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Surveillance video shows a 7-months-pregnant store owner in Oakland’s Chinatown chasing out a male shoplifter, who then threw at her a large bottle of hand sanitizer he had taken — just missing her belly — and ran off while calling her a “Chinese b***h,” KGO-TV reported.

What are the details?

Eva Liu and her husband own Yuda International Logistics, which specializes in shipping and receiving items to and from Asia, the station said.

On the afternoon of April 25, surveillance video shows a man quickly entering the store and moving toward a stack of customer packages, KGO said.


Image source: KGO-TV video screenshot

“This person came in, and he was trying to grab those packages,” Liu told the station through a translator.

She can be heard yelling “sorry, sorry, sorry” to try to get the intruder to stop; she then grabbed an air horn from her desk, stood up, and moved toward the intruder, KGO said.

“I couldn’t afford to be afraid because I wanted to protect those packages for the customers,” Liu added to the station.

Video shows the shoplifter grabbing a large bottle of hand sanitizer from a shelf near the door while exiting the shop.


Image source: KGO-TV video screenshot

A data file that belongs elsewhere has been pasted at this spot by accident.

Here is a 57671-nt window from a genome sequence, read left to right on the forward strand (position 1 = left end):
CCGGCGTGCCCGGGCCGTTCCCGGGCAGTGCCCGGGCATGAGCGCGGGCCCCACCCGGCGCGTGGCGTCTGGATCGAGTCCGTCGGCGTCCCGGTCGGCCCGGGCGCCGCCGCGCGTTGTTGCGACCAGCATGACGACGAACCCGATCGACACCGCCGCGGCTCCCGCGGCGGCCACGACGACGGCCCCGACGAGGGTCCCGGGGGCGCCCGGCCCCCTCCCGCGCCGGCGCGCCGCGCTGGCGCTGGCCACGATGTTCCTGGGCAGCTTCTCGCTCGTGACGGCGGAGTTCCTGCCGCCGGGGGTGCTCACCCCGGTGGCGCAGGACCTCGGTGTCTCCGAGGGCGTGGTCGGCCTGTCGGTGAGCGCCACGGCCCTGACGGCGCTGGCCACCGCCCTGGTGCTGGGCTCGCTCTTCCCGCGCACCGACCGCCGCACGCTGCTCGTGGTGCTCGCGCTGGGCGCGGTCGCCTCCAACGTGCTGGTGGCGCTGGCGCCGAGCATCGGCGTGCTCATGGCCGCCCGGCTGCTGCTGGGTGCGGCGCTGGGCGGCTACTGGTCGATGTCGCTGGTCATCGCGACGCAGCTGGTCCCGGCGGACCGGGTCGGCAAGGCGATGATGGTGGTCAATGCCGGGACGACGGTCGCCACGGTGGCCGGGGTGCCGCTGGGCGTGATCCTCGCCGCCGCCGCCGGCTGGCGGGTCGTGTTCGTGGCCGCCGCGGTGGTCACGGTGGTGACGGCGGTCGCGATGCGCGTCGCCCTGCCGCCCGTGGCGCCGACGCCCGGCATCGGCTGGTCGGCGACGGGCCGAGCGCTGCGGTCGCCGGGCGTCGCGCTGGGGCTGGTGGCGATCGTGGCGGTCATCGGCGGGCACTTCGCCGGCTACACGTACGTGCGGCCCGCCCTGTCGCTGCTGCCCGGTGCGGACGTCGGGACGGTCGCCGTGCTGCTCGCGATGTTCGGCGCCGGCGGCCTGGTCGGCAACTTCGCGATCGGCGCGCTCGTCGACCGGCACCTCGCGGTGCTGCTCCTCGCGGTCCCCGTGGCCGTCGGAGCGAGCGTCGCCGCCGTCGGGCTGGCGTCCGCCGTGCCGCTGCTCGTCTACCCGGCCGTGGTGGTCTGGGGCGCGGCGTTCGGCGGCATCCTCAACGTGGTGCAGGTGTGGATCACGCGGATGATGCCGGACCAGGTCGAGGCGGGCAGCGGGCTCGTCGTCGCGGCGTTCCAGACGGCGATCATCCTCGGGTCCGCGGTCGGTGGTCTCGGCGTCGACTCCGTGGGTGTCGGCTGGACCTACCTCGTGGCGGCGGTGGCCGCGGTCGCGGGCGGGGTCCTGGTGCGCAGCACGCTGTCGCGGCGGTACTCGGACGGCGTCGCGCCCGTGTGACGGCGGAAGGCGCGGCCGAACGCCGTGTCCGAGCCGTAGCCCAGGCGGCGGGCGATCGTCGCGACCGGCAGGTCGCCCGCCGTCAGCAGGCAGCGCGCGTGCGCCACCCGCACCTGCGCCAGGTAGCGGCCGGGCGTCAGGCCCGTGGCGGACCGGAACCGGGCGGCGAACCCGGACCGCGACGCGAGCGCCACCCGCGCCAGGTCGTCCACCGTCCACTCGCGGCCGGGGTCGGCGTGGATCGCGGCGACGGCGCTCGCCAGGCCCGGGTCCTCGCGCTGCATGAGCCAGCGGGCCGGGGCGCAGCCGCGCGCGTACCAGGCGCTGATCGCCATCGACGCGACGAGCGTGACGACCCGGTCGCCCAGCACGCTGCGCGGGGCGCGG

When Liu gets to the doorway, the crook hurls the bottle at her.

“I was trying to protect my stomach, so I turned, and it hit my ribs,” she told KGO.

Liu added to the station that the man called her a “Chinese b***h” as he was running off — and that she didn’t know the term’s meaning until it was translated for her days after the incident.

She also sounded the air horn, and KGO said its noise scared away the intruder and also got the attention of a nearby volunteer security team — the Blue Angels.


Image source: KGO-TV video screenshot

The group flagged down Oakland Police, and the station said police arrived in less than two minutes, but the suspect has not yet been arrested.

The air horn factor

The station said thousands of air horns like the one Liu used were
distributed in Chinatown and beyond in February 2021.

Carl Chan, president of the Chinatown Chamber, told KGO the community was skeptical at first: “In the beginning, people were questioning why should I carry air horns? With a few incidents happening, like the one here, it’s helping small businesses.”

Chan added to the station that proper instruction on how to use air horns has paid off in a time when violent attacks against Asians show no sign of abating.

“When it sounded, many neighbors” even a few blocks away “could hear it and knew trouble was happening,” Liu told KGO.


Image source: Twitter

Still she noted to the station that she’d like to “see more police officers” in Chinatown, “especially officers that speak the language.”